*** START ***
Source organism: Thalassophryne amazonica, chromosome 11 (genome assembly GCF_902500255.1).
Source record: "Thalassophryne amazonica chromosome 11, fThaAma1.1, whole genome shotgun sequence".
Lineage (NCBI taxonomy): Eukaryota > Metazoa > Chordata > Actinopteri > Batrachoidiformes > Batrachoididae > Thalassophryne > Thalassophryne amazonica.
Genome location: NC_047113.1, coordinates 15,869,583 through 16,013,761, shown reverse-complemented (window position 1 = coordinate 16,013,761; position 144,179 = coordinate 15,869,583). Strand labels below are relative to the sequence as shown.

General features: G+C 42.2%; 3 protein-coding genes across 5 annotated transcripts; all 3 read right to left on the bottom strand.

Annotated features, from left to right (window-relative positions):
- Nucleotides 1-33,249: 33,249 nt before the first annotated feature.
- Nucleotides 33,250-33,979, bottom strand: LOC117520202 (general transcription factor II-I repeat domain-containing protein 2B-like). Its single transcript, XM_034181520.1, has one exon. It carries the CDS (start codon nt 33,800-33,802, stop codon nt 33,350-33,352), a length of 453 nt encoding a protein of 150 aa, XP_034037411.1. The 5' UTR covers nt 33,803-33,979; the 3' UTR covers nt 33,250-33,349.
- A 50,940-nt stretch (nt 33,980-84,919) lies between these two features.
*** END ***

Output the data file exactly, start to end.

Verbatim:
Source organism: Thalassophryne amazonica, chromosome 11 (genome assembly GCF_902500255.1).
Source record: "Thalassophryne amazonica chromosome 11, fThaAma1.1, whole genome shotgun sequence".
Lineage (NCBI taxonomy): Eukaryota > Metazoa > Chordata > Actinopteri > Batrachoidiformes > Batrachoididae > Thalassophryne > Thalassophryne amazonica.
Genome location: NC_047113.1, coordinates 15,869,583 through 16,013,761, shown reverse-complemented (window position 1 = coordinate 16,013,761; position 144,179 = coordinate 15,869,583). Strand labels below are relative to the sequence as shown.

General features: G+C 42.2%; 3 protein-coding genes across 5 annotated transcripts; all 3 read right to left on the bottom strand.

Annotated features, from left to right (window-relative positions):
- Nucleotides 1-33,249: 33,249 nt before the first annotated feature.
- Nucleotides 33,250-33,979, bottom strand: LOC117520202 (general transcription factor II-I repeat domain-containing protein 2B-like). Its single transcript, XM_034181520.1, has one exon. It carries the CDS (start codon nt 33,800-33,802, stop codon nt 33,350-33,352), a length of 453 nt encoding a protein of 150 aa, XP_034037411.1. The 5' UTR covers nt 33,803-33,979; the 3' UTR covers nt 33,250-33,349.
- A 50,940-nt stretch (nt 33,980-84,919) lies between these two features.